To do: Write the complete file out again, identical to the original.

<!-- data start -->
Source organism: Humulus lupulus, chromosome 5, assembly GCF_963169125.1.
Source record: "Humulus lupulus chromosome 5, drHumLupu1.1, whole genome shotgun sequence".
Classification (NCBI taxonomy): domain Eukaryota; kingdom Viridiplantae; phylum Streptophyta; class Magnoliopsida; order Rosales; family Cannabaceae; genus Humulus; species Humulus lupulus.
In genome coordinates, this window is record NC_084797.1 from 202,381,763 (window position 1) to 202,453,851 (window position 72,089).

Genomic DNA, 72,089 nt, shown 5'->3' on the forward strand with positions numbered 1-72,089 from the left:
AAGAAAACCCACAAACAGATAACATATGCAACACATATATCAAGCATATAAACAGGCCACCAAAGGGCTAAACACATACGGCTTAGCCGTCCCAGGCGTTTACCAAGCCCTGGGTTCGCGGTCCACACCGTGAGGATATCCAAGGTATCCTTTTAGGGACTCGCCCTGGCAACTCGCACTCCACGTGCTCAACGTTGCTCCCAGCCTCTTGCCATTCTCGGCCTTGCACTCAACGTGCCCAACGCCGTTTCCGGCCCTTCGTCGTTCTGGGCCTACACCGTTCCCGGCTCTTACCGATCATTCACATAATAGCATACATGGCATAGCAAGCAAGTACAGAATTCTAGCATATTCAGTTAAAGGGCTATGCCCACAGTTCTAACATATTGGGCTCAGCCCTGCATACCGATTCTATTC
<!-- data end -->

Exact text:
Source organism: Humulus lupulus, chromosome 5, assembly GCF_963169125.1.
Source record: "Humulus lupulus chromosome 5, drHumLupu1.1, whole genome shotgun sequence".
Classification (NCBI taxonomy): domain Eukaryota; kingdom Viridiplantae; phylum Streptophyta; class Magnoliopsida; order Rosales; family Cannabaceae; genus Humulus; species Humulus lupulus.
In genome coordinates, this window is record NC_084797.1 from 202,381,763 (window position 1) to 202,453,851 (window position 72,089).

Genomic DNA, 72,089 nt, shown 5'->3' on the forward strand with positions numbered 1-72,089 from the left:
AAGAAAACCCACAAACAGATAACATATGCAACACATATATCAAGCATATAAACAGGCCACCAAAGGGCTAAACACATACGGCTTAGCCGTCCCAGGCGTTTACCAAGCCCTGGGTTCGCGGTCCACACCGTGAGGATATCCAAGGTATCCTTTTAGGGACTCGCCCTGGCAACTCGCACTCCACGTGCTCAACGTTGCTCCCAGCCTCTTGCCATTCTCGGCCTTGCACTCAACGTGCCCAACGCCGTTTCCGGCCCTTCGTCGTTCTGGGCCTACACCGTTCCCGGCTCTTACCGATCATTCACATAATAGCATACATGGCATAGCAAGCAAGTACAGAATTCTAGCATATTCAGTTAAAGGGCTATGCCCACAGTTCTAACATATTGGGCTCAGCCCTGCATACCGATTCTATTC